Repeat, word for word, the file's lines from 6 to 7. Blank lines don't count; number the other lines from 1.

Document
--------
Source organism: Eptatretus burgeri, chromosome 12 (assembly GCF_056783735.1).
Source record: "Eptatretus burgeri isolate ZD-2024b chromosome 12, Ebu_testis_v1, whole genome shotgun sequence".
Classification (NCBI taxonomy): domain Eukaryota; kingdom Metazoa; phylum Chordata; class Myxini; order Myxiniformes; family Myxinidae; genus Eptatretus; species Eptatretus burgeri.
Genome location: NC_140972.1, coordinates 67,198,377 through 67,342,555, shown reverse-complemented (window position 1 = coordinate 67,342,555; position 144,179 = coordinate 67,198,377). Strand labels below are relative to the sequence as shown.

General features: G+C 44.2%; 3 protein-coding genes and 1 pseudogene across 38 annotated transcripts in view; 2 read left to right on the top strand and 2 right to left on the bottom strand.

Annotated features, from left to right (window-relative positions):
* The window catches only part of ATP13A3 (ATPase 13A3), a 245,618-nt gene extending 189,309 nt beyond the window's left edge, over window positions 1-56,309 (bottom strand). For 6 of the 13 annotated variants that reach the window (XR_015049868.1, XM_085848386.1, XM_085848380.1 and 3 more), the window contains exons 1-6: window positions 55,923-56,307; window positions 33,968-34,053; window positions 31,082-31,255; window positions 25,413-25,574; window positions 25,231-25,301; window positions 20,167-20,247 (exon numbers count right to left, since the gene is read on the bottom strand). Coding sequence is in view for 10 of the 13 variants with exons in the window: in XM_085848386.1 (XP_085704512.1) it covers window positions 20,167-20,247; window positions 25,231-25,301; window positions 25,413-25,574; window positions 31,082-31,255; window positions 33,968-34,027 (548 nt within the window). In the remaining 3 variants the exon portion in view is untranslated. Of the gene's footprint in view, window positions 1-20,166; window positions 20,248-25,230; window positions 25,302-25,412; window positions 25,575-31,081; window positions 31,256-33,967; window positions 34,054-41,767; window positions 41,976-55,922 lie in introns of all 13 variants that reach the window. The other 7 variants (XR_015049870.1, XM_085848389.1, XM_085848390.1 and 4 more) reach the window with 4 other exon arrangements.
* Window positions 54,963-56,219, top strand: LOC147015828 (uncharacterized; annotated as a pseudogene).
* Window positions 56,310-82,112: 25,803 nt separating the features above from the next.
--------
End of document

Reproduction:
Annotated features, from left to right (window-relative positions):
* The window catches only part of ATP13A3 (ATPase 13A3), a 245,618-nt gene extending 189,309 nt beyond the window's left edge, over window positions 1-56,309 (bottom strand). For 6 of the 13 annotated variants that reach the window (XR_015049868.1, XM_085848386.1, XM_085848380.1 and 3 more), the window contains exons 1-6: window positions 55,923-56,307; window positions 33,968-34,053; window positions 31,082-31,255; window positions 25,413-25,574; window positions 25,231-25,301; window positions 20,167-20,247 (exon numbers count right to left, since the gene is read on the bottom strand). Coding sequence is in view for 10 of the 13 variants with exons in the window: in XM_085848386.1 (XP_085704512.1) it covers window positions 20,167-20,247; window positions 25,231-25,301; window positions 25,413-25,574; window positions 31,082-31,255; window positions 33,968-34,027 (548 nt within the window). In the remaining 3 variants the exon portion in view is untranslated. Of the gene's footprint in view, window positions 1-20,166; window positions 20,248-25,230; window positions 25,302-25,412; window positions 25,575-31,081; window positions 31,256-33,967; window positions 34,054-41,767; window positions 41,976-55,922 lie in introns of all 13 variants that reach the window. The other 7 variants (XR_015049870.1, XM_085848389.1, XM_085848390.1 and 4 more) reach the window with 4 other exon arrangements.